Monday, August 14, 2017

The flu vaccine has arrived!

     The influenza vaccine ("flu shot") has arrived for the 2017-2018 season. We received hundreds of doses. We will receive further doses in the future months.
     There are 4 strains of influenza in the vaccine and one is a new strain this year. Each year, scientists predict what strains are most likely to be in the communities for the coming season. For the '16-'17 season, the protection was only fair. On average, for every year like last year, we will have two years where the protection is much better.
     We agree with the recommendation that all children 6 months and above routinely receive the vaccine each year. This provides the best protection against influenza and it's complications, including dehydration and pneumonia.
     The only influenza vaccine we will stock this year is the flu shot. Although the "flu mist" is back on the market after concerns about its effectiveness, we want to make sure that it provides equal or better protection versus the flu shot before potentially recommending it in the future.
     Although the flu shot contains a small amount of chicken egg protein, the majority of egg-allergic patients can safely receive the flu shot. If a child has a history of anaphylaxis (a severe allergic reaction) to eggs, we should further discuss the issue. Some of these patients will see the allergist to receive the vaccine at their office.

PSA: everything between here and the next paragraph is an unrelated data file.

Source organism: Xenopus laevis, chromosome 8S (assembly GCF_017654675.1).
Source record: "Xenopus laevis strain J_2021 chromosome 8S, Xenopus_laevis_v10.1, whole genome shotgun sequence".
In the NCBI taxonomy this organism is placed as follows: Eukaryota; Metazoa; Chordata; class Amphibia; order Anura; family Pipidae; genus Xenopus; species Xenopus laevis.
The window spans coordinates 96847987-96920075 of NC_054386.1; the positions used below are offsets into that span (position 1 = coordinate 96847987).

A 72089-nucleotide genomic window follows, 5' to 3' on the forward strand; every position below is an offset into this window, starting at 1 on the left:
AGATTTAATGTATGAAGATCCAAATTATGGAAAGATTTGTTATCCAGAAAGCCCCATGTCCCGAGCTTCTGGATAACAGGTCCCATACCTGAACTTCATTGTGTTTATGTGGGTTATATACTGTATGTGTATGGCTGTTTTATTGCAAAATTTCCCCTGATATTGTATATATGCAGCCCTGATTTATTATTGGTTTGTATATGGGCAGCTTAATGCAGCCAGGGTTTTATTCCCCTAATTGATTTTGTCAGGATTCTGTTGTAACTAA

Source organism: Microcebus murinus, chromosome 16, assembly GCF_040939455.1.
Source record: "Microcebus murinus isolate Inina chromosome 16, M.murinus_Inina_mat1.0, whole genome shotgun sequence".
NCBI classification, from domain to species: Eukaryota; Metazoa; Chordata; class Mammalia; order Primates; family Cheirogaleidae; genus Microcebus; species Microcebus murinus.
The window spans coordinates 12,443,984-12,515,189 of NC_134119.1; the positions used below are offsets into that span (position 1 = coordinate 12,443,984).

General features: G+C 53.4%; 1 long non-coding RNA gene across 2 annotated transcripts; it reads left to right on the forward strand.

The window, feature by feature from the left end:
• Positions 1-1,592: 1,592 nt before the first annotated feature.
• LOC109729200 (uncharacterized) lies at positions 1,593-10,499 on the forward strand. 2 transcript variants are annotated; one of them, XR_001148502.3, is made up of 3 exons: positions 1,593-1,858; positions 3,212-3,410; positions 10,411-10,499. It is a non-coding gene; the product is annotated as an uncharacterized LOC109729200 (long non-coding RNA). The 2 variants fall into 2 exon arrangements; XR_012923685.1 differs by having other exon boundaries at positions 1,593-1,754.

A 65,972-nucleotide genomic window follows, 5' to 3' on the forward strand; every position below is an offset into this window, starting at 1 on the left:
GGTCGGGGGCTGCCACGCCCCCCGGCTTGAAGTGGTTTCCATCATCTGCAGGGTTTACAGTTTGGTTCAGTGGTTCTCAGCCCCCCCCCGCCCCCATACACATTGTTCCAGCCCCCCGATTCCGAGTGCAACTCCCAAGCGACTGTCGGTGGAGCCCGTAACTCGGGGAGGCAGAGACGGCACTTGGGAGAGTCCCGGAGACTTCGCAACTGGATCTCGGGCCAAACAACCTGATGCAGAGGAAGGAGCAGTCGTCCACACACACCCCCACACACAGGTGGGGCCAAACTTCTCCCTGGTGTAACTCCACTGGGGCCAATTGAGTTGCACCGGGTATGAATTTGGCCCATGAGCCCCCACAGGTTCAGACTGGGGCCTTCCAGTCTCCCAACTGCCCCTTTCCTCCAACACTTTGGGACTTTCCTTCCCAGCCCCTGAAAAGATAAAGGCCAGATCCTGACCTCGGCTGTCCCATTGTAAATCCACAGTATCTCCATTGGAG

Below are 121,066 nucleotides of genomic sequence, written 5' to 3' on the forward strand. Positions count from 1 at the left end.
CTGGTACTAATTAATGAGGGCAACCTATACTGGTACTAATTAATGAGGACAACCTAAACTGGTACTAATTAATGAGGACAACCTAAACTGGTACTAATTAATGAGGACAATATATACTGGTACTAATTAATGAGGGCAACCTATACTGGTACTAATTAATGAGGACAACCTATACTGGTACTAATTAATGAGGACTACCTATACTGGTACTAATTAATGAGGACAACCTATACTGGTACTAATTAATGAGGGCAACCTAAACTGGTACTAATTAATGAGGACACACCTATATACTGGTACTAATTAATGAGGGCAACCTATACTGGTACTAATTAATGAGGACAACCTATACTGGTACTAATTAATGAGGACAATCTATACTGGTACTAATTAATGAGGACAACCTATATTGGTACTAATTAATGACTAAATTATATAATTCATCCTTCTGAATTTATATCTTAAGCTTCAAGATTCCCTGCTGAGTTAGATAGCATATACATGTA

For those patients receiving the vaccine for the first time AND before their 9th birthday, two doses of the vaccine are needed one month apart. This supplies them with the best protection for that season. All other children need one dose each year.
     The flu shot cannot "give you the flu". In other words, if you or your child felt ill soon after receiving the vaccine, it was just a coincidence. Mild local reactions including soreness, redness, or swelling at the site are common. Less common are fever, achiness, headache, or nauseousness.
     We will soon schedule walk-in flu shot clinics. These have typically been scheduled on select Thursday afternoons and Saturday mornings in the Fall. We will announce on our Facebook page and on our website ( when we know the schedule.
     One thing we are often asked about: Is my child too sick to receive the flu vaccine? The answer is "It depends". Mild cold and coughs, mild diarrhea, and low grade temperatures 100.4 degrees and below are not reason to postpone the vaccine. In fact, it has been shown that it is still safe and effective to receive the vaccine if someone has active asthma or croup and will need a steroid -or- has recently been on a steroid.

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